It is important to note that the problem at failing community banks during this cycle was not a lack of adequate capital. The problems had more to do with lax regulatory oversight of lending (loan concentrations, out-sized bets on home prices and out-of-market loans) and of excessive reliance on wholesale funding magnified by a prolonged period of unrealistically low interest rates. The median bank that failed in 2009 had positive equity the quarter prior to failure. More banks in 2009 were closed due to liquidity and funding concerns than an absence of capital. One of the most expensive failures in 2009, Guaranty Financial, a thrift with branches in Texas and California, was allowed to stay open for months while operating with a negative capital ratio in excess of 5% of assets while the OTS shopped for a buyer.

Raising capital requirements for community banks is the wrong response to this crisis. In the last banking crisis (over 20 years ago), banks with good management were given forbearance and were required to submit a “capital plan” that would demonstrate how they could return to required levels of capital through earnings retention and management of growth. Cease and Desist orders were given only to those banks with owners and management that refused to cooperate with regulators as a form of punishment for bad behavior. In the current cycle, “prompt corrective action” is the charge, and C&Ds are given based upon a formula without the exercise of any professional judgment on behalf of the regulators.

One of the “new standards” gaining favor is a 9% Tier 1 Leverage Ratio, a dramatic increase given that the current standard is 5% for well-capitalized institutions. Adoption of this new standard would require community banks (defined as those with less than $20 billion in assets) to raise an estimated $43 billion of new capital just to support current asset levels, not to mention a cushion for growth. This is five times the amount of common equity raised by this group of banks during 2009.

Additional Capital Required
Assuming 9% Tier 1 Leverage Ratio
  < 5% 5 - 7% 7 - 9% > 9%
Number of institutions 200 392 2,426 3,816
Total assets $140,790 $448,064 $1,384,897 $1,387,113
Estimated additional capital  4.50%   3.50%   1.50%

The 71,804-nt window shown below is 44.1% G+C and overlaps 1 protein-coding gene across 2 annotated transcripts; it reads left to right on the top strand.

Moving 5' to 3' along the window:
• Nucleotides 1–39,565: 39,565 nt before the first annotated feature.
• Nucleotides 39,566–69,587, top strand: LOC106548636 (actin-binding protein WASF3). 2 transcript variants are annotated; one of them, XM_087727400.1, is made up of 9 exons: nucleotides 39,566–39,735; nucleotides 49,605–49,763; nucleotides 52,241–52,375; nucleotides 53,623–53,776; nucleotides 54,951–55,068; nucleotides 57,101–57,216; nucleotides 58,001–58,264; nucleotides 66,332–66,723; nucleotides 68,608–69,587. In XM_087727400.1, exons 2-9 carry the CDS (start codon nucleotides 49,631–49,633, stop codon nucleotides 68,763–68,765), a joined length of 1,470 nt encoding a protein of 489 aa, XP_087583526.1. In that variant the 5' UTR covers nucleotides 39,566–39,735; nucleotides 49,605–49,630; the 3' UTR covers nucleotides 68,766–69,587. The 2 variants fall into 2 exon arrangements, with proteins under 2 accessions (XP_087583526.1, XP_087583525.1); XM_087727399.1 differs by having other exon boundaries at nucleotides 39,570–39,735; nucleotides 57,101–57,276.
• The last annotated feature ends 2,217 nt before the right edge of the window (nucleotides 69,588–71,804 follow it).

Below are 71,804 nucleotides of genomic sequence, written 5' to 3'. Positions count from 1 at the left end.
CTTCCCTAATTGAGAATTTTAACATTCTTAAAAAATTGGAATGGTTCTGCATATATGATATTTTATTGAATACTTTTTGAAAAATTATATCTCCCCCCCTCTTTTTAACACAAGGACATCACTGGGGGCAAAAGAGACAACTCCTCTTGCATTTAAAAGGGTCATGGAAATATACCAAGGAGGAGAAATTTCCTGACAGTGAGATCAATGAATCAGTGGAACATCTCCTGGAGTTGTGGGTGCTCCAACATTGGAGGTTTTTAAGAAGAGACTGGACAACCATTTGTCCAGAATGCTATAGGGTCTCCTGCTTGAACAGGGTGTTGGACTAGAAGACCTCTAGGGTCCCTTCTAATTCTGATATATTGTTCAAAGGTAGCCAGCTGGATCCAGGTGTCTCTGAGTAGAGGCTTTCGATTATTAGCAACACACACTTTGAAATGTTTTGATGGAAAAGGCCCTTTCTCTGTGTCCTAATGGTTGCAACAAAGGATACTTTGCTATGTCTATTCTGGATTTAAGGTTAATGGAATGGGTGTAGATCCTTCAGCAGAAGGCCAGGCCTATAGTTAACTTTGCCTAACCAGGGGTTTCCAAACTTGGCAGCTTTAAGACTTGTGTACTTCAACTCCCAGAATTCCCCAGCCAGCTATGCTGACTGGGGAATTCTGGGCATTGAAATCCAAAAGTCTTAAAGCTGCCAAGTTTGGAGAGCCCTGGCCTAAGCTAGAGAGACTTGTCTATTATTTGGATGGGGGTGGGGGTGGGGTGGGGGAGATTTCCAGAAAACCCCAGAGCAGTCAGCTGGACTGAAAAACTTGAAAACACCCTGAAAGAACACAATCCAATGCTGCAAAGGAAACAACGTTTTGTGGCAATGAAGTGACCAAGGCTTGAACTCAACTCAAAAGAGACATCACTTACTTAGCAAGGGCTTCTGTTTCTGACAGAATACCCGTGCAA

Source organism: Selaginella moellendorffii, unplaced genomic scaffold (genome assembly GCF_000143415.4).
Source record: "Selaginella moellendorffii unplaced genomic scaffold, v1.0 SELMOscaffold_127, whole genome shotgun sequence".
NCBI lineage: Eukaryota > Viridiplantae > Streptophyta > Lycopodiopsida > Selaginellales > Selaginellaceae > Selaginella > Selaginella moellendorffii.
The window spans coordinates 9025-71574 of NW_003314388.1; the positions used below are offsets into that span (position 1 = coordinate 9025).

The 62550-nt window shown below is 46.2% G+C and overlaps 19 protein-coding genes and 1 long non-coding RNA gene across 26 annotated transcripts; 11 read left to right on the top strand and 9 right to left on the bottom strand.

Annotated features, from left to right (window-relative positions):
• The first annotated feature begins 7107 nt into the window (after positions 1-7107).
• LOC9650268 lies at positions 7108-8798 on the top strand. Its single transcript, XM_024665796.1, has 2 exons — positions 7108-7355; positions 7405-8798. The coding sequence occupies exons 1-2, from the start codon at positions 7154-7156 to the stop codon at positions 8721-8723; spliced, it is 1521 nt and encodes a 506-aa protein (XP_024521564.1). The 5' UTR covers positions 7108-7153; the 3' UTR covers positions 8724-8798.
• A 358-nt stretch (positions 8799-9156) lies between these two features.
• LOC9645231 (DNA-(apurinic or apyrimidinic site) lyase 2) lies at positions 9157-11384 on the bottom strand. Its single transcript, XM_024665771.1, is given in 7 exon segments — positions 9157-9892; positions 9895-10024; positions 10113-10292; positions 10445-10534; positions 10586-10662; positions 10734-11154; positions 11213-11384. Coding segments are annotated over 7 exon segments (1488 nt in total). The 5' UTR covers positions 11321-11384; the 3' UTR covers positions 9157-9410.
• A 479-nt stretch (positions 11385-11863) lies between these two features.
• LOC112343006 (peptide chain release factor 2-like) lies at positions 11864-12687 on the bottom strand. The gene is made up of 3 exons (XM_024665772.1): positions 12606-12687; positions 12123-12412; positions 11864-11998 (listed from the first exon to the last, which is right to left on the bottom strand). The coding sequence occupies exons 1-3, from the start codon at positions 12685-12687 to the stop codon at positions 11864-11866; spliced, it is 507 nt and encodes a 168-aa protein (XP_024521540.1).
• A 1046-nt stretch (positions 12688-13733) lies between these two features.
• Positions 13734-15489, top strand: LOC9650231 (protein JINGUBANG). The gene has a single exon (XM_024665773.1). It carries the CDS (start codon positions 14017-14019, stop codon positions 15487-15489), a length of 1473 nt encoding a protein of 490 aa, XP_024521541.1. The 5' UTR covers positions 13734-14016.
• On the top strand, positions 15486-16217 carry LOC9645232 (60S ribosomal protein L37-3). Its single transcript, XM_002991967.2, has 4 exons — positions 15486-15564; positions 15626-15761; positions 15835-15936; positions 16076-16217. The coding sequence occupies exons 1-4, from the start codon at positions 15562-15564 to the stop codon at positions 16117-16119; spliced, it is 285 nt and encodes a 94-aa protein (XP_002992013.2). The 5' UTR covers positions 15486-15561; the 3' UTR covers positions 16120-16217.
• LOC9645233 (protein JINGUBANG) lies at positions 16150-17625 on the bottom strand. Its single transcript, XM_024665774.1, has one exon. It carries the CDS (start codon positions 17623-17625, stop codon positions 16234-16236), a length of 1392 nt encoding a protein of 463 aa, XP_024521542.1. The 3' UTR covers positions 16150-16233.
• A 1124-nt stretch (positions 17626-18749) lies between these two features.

Additional capital needed $6,336 $15,682 $20,773  
Cumulative capital needed $6,336 $22,018 $42,791  
Number of banks (cumulative) 200 592 3,018 6,834
Excludes: Banks over $20B, investment banks, insurance companies, foreign banks
Well Capitalized Standards      
Tier 1 Leverage 5.0%      
Tier 1 Risk-Based 6.0%      
Total Risk-Based 10.0%      

Presently, clear, consistent regulatory guidance is lacking, causing banks to control balance sheet growth and risk, which has the effect of reducing profitability and returns on capital. This restricts capital growth in two ways: (a) it reduces internally-generated capital and (b) it drives external capital to industries with better risk/reward profiles. It would seem that a part of the capital solution would be to allow banks with good management time to work through asset quality issues or to acquire problem banks under current capital standards. Until this issue is resolved, community banks cannot assume their usual role as the wellspring of economic growth.


Although the banking industry continues to labor under the weight of billions in nonperforming assets and the list of problem banks reached a new high as of year-end, we are beginning to spot some early signs of recovery. While we anticipate over 200 bank failures in 2010, it is encouraging to note that 45% of banks showed improved asset quality in the fourth quarter. Capital raises are becoming more common, and we are seeing renewed aggressiveness from buyers looking for bargains. With well over 1,000 banks in serious trouble, the table is set for an increase in merger activity as strong banks acquire weaker ones outside of the FDIC auction process. If the FDIC is successful in auctioning off “clusters” of failed banks, we could see the number of problem banks actually begin to decrease in the second half of 2010.

Overly zealous regulators and lack of clarity surrounding capital levels and other aspects of regulatory reform are providing strong headwinds for merger activity. Nonetheless, the compelling opportunities of acquiring banking franchises at historically low prices will likely spur an increase in the number of mergers. ■